The most difficult word in fundraising

When you use the “search and replace” feature in Word, it goes like this:

After you type in the search term and the replace term and hit the “replace all” button, it works for a second or two, then shows you this:

Wemade

Every time I see this, a small red flag goes up in my head. (Okay, a very small red flag.)

That “we” nettles me for two reasons:

  1. I’m a writer, so I think about words quite a lot more than normal people do.
  2. I don’t know who the heck the “we” is that’s talking to me!

Since I’m the one who just did the search and replace operation, it should give me the credit and say, “You made 4 replacements.”

But we?

My theory: the person (or committee) who wrote that little dialog was thinking of the large team of folks at Microsoft who work on “Word.” It’s a large group of smart, important, very busy people. Their magnum opus is the current version of “Word,” and by gum, they deserve some credit!

So this group that’s not visible to me, that I don’t care about (if I think about them at all), walks into my life and introduces itself for no reason that matters to me. They do it because from their point of view, they are an important group that plays an important part in my documents.

I’m sorry, but the document is mine. These people — excellent people, I’m sure — have merely created a tool that I use.

You can probably see where I’m going with this.

We is a difficult word. Especially in fundraising.

Fundraisers often use that same “we” when communicating with their donors. The “we” is a group of people who aren’t visible to donors.

The good deed being contemplated is the donor’s good deed.

The organization is the donor’s tool for making the good deed happen.

It’s the same way “Word” is a tool for making my document happen. There are other tools available; the “Word” people should just be thankful that I’m still paying them for the tool they make.

Same with fundraisers.

Don’t introduce an irrelevant and unimportant “we” into your discussion with donors. Put a good deed in front of the donor. Ask her to do that good deed. When she does it, give her credit for doing it.

The fact that she needs your organization to accomplish that good deed is beside the point. You are still just a tool. (And chances are, there are other tools available to her.)

Be the best possible tool. Be proud that you are the best possible tool. Reward and recognize team members who make it happen.

But don’t intrude on the donor’s work.

Will an errant “royal we” sneaking into your fundraising now and then kill response? Probably not.

I think the real threat to your fundraising is your own psychology about who’s important in the relationship. If you’re pushing that “we” at the donor, chances are the entire way you think about fundraising is off kilter. It’s essentially saying, “Give us some money so we can do something great with it.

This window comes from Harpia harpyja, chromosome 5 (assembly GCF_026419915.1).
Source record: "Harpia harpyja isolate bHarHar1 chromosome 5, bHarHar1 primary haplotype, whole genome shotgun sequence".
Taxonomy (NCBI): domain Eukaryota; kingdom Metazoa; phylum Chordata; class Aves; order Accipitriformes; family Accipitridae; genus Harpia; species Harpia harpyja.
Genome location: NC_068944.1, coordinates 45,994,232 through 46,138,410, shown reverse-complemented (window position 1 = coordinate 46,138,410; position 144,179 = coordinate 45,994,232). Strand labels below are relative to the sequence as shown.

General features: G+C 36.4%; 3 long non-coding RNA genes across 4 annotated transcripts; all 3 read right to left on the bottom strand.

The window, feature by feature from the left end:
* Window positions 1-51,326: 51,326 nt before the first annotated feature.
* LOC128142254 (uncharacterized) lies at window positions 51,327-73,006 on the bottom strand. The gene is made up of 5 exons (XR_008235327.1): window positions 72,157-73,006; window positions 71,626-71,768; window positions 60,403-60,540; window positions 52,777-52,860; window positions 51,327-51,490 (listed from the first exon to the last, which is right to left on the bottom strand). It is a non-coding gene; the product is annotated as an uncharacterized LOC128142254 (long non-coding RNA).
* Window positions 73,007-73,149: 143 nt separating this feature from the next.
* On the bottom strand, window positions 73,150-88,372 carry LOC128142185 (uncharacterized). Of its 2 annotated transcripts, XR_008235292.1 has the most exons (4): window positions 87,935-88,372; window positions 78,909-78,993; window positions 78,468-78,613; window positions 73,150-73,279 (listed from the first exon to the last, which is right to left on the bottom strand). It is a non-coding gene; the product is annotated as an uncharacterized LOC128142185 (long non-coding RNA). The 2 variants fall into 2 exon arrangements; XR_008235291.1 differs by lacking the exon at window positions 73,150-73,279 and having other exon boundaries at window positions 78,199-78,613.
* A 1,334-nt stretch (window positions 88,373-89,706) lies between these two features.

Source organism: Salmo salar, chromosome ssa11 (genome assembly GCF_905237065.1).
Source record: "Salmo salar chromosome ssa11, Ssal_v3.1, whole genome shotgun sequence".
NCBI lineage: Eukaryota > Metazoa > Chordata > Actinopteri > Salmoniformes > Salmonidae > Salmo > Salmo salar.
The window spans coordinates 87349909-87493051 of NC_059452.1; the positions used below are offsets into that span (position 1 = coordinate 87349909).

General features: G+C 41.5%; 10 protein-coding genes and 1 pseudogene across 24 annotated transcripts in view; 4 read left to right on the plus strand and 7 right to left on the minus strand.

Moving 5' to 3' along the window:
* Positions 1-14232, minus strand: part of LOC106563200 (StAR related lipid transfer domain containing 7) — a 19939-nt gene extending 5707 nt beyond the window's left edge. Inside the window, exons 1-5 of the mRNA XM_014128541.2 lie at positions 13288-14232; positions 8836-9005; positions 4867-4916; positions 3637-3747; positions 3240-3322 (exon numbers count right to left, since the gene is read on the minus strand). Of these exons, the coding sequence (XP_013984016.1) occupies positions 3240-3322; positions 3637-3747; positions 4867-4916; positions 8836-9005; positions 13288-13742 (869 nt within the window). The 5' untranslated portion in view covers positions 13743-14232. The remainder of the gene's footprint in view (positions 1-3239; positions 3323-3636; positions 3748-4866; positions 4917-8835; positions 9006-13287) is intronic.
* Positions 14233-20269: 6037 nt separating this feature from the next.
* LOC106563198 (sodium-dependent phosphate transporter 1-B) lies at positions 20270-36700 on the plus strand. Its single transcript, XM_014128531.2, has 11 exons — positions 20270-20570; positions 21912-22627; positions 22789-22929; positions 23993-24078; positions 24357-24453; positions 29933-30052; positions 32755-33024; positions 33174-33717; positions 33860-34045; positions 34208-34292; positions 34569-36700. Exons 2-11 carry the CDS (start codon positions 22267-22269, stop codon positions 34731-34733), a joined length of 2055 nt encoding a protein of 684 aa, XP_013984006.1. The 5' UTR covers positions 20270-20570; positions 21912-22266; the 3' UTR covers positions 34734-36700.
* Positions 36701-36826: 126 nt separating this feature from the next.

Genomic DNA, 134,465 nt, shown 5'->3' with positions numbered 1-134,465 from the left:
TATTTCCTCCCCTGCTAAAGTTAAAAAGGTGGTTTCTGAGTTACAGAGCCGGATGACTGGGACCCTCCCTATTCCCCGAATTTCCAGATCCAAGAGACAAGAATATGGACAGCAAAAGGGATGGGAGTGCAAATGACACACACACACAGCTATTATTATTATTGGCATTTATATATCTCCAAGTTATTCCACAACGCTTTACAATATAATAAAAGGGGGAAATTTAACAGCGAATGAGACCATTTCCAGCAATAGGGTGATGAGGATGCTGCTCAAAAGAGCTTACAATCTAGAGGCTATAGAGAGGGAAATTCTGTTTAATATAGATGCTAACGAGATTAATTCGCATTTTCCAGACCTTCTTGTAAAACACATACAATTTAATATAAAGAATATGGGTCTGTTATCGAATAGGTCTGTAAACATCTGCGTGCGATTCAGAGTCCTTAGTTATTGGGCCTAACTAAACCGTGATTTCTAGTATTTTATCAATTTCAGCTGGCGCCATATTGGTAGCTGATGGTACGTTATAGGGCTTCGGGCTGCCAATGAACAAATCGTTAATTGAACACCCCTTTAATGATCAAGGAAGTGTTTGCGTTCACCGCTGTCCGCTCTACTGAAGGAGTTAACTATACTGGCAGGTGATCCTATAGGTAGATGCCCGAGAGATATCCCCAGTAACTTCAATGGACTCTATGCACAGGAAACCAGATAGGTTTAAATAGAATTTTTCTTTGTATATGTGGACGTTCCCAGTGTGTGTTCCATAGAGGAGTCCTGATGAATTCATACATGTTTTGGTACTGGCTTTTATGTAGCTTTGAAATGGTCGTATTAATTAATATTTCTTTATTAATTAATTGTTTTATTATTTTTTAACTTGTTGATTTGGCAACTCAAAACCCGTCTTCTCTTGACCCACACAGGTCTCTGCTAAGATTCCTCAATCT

Real fundraising says, “Do something great by giving.”

“We” butt out of the conversation.

As it should in my search and replace dialog.


Comments

4 responses to “The most difficult word in fundraising”

  1. “The fact that she needs your organization to accomplish that good deed is beside the point. You are still just a tool.”
    Ouch. Many nonprofit staffers already feel demoralized by low wages, long hours, and invisibility.
    How do you feel about this?
    https://communitycentricfundraising.org/

  2. “The fact that she needs your organization to accomplish that good deed is beside the point. You are still just a tool.”
    Ouch. Many nonprofit staffers already feel demoralized by low wages, long hours, and invisibility.
    How do you feel about this?
    https://communitycentricfundraising.org/

  3. Hi Cindy,
    There’s no question many nonprofit employees work under terrible conditions. It’s a pervasive problem. But you won’t fix it by making your fundraising “feel better” to staff. That will only make it worse, because you’ll raise less money, deepening the scarcity that drives a lot of the poor working conditions.
    It’s a leadership problem, not a fundraising message problem.

  4. Hi Cindy,
    There’s no question many nonprofit employees work under terrible conditions. It’s a pervasive problem. But you won’t fix it by making your fundraising “feel better” to staff. That will only make it worse, because you’ll raise less money, deepening the scarcity that drives a lot of the poor working conditions.
    It’s a leadership problem, not a fundraising message problem.

Leave a Reply

What this blog is about

The future of fundraising is not about social media, online video, or SEM. It’s not about any technology, medium, or technique. It’s about donors. If you need to raise funds from donors, you need to study them, respect them, and build everything you do around them. And the future? It’s already here. More.

Blog policies

Subscribe

Get new posts by email:

About the blogger

Jeff BrooksJeff Brooks has been serving the nonprofit community for more than 35 years and blogging about it since 2005. He considers fundraising the most noble of pursuits and hopes you’ll join him in that opinion. You can reach him at jeff [at] jeff-brooks [dot] com. More.


Archives

Blogroll

Categories


Search the blog

The future of fundraising is not about social media, online video, or SEM. It’s not about any technology, medium, or technique. It’s about donors. If you need to raise funds from donors, you need to study them, respect them, and build everything you do around them. And the future? It’s already here. More.

Recent Comments

About the blogger

Jeff Brooks has been serving the nonprofit community for more than 30 years and blogging about it since 2005. He considers fundraising the most noble of pursuits and hopes you’ll join him in that opinion. You can reach him at jeff [at] jeff-brooks [dot] com.

Blog Roll

someone’s blog